Oregon’s reputation for a soggy climate is strongly related to our winter weather. The National Weather Service reports that 55 percent of Oregon’s annual rainfall occurs between November and February. Add heavy snows in Eastern Oregon and high winds on the Coast and state roadways become a force to be reckoned with.
“Our winters of wind, rain, ice and snow requires drivers of all ages to be especially vigilant,” said Betty-Coe de Broekert, Volunteer Oregon State Coordinator for the AARP Driver Safety Program. “Now’s the ideal time to review safe driving skills and check out the many available programs and resources – like a driving safety refresher or assessment.”
AARP, along with AAA and the American Occupational Therapy Association (AOTA) plus other organizations nationwide, has endorsed Older Driver Safety Awareness Week, Dec. 6-10, to help prevent accidents and save lives, especially this time of year.
“Driving requires a wide range of skills, including movement, attention and vision, that can become more challenging with age. Since active, independent living is an important part of all of our lives, it’s necessary to know our abilities and take precautions to stay safe while driving,” said Lizzie Scanlan, MOTR/L, occupational therapist.
According to AOTA, Older Driver Safety Awareness Week aims to promote understanding of the importance of mobility and transportation to ensuring older adults remain active in the community—shopping, working or volunteering—with the confidence that transportation will not be the barrier to strand them at home.
Read tips and learn about other AARP programs, including how to intervene when it’s no longer safe to drive and how to properly fit in your car.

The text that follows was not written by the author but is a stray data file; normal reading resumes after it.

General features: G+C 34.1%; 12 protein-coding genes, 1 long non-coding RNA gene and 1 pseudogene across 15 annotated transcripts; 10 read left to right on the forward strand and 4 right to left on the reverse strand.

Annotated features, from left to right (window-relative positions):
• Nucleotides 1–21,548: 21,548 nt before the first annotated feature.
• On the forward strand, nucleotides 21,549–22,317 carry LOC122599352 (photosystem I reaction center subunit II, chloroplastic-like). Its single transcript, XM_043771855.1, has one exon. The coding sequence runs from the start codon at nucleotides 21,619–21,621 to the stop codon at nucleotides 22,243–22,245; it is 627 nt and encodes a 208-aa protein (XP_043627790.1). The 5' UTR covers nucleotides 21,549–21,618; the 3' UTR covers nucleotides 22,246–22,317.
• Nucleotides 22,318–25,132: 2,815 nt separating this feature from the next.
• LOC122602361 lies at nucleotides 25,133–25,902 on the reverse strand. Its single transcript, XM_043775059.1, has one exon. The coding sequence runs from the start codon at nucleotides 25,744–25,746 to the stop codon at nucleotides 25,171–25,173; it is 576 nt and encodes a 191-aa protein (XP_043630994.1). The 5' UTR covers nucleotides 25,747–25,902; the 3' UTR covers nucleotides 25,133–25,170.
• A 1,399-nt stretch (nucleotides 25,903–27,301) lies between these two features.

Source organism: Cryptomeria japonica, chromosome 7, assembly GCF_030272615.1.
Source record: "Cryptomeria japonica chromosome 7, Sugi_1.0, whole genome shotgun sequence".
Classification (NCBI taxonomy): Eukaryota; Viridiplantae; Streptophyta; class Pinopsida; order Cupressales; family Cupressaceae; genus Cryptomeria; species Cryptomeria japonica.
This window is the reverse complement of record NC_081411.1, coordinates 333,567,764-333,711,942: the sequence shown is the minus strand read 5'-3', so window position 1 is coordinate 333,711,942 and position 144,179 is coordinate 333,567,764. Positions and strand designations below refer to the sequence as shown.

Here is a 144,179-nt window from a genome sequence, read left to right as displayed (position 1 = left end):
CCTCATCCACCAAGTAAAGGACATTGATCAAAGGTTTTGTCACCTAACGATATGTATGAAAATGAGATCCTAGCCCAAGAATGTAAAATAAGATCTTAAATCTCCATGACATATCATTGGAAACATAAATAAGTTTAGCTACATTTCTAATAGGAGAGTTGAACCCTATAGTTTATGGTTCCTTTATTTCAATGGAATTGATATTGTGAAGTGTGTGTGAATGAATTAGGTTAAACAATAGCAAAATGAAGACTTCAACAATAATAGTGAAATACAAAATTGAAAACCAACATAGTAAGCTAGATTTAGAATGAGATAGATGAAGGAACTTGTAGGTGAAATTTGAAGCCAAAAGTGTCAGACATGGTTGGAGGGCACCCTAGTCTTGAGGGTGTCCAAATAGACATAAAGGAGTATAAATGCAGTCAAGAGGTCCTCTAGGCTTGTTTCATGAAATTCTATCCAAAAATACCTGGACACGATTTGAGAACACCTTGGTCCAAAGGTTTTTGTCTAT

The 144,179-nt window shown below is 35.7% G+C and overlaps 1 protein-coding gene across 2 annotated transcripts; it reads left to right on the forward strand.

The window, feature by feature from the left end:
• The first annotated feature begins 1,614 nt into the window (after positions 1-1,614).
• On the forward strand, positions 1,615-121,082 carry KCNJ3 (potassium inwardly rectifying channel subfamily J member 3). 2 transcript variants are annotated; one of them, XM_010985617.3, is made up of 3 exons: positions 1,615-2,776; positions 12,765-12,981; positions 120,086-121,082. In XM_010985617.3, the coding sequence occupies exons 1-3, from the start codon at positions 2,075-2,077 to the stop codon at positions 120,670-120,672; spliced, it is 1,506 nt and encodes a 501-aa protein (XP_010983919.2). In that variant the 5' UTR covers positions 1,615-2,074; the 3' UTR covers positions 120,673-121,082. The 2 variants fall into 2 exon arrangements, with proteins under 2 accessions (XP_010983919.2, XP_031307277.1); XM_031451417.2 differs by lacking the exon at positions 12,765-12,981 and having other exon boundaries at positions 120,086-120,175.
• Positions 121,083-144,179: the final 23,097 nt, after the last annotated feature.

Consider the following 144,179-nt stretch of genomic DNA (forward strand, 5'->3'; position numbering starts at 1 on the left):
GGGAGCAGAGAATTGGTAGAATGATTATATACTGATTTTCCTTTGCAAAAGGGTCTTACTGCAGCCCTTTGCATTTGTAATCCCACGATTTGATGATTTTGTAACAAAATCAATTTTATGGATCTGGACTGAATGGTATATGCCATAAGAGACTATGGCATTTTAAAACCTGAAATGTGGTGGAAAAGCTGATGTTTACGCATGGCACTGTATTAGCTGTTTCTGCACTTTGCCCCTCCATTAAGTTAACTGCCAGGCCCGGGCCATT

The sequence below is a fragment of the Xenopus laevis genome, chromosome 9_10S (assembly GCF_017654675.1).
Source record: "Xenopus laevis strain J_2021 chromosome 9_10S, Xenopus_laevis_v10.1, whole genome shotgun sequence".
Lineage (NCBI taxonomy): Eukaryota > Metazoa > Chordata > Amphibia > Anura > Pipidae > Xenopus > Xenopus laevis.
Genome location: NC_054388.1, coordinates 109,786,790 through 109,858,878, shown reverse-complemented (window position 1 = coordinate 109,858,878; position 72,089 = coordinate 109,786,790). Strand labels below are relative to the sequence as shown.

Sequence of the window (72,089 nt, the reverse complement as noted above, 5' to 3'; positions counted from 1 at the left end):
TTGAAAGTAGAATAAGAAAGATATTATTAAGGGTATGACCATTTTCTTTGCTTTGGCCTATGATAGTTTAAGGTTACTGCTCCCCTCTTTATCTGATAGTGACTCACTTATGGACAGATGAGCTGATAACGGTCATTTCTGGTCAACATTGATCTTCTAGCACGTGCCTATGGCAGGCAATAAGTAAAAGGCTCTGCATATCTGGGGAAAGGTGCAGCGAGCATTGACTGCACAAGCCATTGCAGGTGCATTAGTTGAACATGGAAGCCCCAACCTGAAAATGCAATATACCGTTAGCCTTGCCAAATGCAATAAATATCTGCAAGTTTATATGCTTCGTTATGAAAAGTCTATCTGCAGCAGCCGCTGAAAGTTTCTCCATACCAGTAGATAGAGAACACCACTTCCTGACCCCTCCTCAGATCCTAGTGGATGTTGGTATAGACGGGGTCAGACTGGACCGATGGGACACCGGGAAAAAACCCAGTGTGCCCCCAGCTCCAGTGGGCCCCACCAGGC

And older Oregon drivers now have a new resource that can help, and potentially save them money too. According to Mary Grosso, Driver Control Program Coordinator for the Oregon Department of Transportation’s Department of Motor Vehicles, the DMV has recently approved AARP’s online driver safety course as an official “Motor Vehicle Accident Prevention Course” in Oregon.
This means that both online and classroom course participants can keep driving skills current and may be eligible for insurance discounts. While both are geared for drivers age 50 and older, the courses are open to people of any age. The online course can be completed at a participant’s own pace and in their own home or office.
The courses provide tips on: negotiating busy intersections and defensive driving skills; understanding new car safety technologies like anti-lock brakes, electronic stability control and air bags; and reviews current traffic laws as well as ways to handle road rage. They also examine the changes in vision, hearing, flexibility and reaction times often associated with normal aging, and provide practical techniques on how to make adjustments and remain safe on the road.
Said de Broekert, “it’s important for older drivers across Oregon to tune up our driving skills – whether online or in a classroom setting.”
The cost of the online program is $15.95 for AARP members and $19.95 for non-members. Take the online course. For in-class locations, times and dates, visit www.aarp.org/drive or call 866-231-0216 toll-free.
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